They all confront or dodge their situations over the two-day holiday, with July fifth being the day when celebrating is kaput and daily realities have to be unflinchingly faced. Always a master of many-sided conversations that have the authentic ring of recognizable people talking, Wilson puts memorably off-hand badinage into his figures' mouths, or maybe he would say he takes accurate dictation while they expatiate. Discussing the events that have brought them to where they are and considering forcibly whether they plan to go on or not, they let fall all sorts of incisive lines that have the dual effect of delighting audiences while provoking them to think.

Perhaps the most arresting speech is tossed off by the apparently loopy Gwen when, recalling the activist days she shared with June, Ken, and John in the 60's, she ends her piqued peroration by declaring, "How straight do you have to be to see that nothing is going to come from it?" The statement, by the way, is often taken to be Wilson's personal commentary on a stagnant political situation. It isn't. It's an expression of one character's frustration that happens to be widely shared elsewhere. It's no more a summation of the author's beliefs than is the hilariously contentious exchange Weston has with a few of the others about an Eskimo myth in which starvation, frozen meat, and flatulence play a part. The point Wilson means to make obliquely -- the inclusion of this seeming digression -- concerns the difficulty of anyone's knowing what lessons are to be derived from life-altering experiences like, for instance, the Vietnam war.

Parker Posey, Robert Sean Leonard (front),Jessalyn Gilsig, and David Harbour (rear)in Fifth of July(Photo: Rahav Segev/Photopass.com)
Parker Posey, Robert Sean Leonard (front),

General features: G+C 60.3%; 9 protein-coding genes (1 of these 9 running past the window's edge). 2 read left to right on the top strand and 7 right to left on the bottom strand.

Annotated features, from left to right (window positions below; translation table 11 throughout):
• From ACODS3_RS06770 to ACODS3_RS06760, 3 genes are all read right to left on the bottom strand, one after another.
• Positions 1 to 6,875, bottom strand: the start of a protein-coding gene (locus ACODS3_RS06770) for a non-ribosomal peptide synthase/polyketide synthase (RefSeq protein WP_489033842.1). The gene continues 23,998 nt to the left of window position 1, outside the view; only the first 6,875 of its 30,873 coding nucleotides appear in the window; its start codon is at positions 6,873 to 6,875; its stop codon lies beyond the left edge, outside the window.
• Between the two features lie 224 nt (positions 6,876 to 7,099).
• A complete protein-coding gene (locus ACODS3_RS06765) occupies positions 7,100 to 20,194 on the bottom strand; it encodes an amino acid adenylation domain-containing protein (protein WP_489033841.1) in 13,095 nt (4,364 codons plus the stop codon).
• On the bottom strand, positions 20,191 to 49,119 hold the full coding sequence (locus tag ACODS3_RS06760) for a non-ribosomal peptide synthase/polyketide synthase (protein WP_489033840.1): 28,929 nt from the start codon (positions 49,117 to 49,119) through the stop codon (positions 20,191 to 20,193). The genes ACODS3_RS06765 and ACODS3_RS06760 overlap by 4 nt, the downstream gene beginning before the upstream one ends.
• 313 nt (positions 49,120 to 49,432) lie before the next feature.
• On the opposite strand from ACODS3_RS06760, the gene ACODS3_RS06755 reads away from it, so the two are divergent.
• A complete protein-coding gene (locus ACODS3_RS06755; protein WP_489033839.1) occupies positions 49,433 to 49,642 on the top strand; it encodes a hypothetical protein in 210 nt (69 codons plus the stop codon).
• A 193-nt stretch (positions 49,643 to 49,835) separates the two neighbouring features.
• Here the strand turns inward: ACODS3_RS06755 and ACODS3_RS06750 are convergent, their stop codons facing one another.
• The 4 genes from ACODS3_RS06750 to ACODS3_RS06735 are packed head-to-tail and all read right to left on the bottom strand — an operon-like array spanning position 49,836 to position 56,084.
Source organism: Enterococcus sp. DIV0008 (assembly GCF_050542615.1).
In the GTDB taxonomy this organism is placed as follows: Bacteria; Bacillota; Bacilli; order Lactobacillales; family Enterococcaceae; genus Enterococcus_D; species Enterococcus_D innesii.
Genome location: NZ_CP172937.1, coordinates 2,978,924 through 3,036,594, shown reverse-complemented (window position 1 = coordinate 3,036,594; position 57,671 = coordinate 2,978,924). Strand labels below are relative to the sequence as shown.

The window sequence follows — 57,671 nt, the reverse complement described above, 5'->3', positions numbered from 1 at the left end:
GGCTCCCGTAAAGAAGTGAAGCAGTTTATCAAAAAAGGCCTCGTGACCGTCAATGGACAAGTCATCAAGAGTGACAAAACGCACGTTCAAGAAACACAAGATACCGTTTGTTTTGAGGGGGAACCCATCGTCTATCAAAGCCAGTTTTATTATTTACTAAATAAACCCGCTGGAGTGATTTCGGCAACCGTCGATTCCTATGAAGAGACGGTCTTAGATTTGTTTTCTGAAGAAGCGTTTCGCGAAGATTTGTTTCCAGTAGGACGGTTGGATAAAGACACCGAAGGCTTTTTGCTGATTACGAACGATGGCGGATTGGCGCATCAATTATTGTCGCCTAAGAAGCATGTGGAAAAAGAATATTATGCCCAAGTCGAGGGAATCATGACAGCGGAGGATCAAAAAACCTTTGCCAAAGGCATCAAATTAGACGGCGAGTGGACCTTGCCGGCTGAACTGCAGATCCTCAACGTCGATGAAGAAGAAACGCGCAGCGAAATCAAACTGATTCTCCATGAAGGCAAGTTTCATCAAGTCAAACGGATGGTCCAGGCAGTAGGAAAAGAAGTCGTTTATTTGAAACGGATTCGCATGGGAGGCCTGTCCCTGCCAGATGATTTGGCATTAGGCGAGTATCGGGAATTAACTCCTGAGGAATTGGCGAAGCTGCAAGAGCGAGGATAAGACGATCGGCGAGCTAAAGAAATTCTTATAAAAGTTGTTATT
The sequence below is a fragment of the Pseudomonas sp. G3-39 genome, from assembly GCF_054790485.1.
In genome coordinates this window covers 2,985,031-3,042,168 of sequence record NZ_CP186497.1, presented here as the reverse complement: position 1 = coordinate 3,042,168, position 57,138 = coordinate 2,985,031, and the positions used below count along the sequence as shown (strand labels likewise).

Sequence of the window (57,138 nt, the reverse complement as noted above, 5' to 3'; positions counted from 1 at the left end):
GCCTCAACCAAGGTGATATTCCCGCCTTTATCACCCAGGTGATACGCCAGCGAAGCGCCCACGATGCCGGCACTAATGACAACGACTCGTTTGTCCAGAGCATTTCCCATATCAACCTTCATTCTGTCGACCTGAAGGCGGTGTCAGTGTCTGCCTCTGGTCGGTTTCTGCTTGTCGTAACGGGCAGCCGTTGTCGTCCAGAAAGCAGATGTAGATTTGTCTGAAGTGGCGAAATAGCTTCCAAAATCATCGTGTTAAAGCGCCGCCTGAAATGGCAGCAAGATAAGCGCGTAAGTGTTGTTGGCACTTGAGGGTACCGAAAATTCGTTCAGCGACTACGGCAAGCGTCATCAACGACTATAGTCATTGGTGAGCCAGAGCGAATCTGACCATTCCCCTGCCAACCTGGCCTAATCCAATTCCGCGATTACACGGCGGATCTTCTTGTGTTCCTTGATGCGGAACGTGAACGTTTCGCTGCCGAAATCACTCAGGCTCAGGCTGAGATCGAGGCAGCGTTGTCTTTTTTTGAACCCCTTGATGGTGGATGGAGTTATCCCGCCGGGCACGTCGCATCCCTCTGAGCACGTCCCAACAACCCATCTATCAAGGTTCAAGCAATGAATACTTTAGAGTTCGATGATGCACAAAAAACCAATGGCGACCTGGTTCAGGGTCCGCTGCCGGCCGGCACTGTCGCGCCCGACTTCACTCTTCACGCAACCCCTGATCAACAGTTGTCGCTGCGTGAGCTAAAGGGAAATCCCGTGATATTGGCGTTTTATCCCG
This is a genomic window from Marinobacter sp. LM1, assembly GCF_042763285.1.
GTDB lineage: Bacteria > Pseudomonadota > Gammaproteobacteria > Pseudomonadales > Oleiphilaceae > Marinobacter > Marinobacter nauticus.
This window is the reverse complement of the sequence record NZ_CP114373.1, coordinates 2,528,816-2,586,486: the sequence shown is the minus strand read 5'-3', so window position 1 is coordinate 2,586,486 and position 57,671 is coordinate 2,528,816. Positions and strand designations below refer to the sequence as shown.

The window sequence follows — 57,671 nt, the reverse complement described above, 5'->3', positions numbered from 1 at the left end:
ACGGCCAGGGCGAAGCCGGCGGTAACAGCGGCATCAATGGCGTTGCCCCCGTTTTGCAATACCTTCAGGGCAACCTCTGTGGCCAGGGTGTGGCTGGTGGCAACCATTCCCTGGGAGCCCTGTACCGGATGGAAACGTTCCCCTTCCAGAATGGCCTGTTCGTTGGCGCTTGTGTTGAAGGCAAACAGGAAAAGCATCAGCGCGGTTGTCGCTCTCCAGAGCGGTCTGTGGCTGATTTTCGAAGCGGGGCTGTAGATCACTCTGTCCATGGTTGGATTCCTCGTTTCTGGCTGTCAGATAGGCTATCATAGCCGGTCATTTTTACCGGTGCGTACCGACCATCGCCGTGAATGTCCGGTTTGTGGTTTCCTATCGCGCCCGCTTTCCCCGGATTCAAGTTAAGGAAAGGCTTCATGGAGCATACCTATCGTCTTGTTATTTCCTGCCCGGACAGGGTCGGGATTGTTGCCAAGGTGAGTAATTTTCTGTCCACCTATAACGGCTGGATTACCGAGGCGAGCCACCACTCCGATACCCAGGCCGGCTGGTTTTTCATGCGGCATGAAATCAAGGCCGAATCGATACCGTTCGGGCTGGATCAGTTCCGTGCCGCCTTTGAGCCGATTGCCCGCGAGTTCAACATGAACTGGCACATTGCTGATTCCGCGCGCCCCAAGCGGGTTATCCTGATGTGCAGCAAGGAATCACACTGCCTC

Jessalyn Gilsig, and David Harbour (rear)
in Fifth of July
(Photo: Rahav Segev/Photopass.com)
Wilson, as much a humanist as anyone currently constructing play after play, has such affection for these Independence Day celebrants that, as evidenced by both Gwen's and Weston's outpourings, the spaciest figures are often the ones making the most trenchant remarks. Conversely, the brainier participants peopling Richard Hoover's commodious clapboard set here are stymied despite their intelligence. Ken is the focal character, but he's also the most stationary, his prosthetic legs an emblem of the slow progress he's made finding emotional footing. June and Sally also go around in circles more than necessary, while Jed, often silently standing off to the side, is the person literally and symbolically helping things grow. The way he's depicted nurturing Ken as lovingly and believably as he nurtures his plants is one of Wilson's most understated achievements as playwright. (In these circumstances, James Vermeulen's sensitive lighting could be called grow lighting.) Another Wilson accomplishment is the skillful writing of the late second-act incident where the overbearing John's carelessness brings Ken to his senses. The script misstep is Shirley, one of those precocious moppets whose antics are more annoying than cute.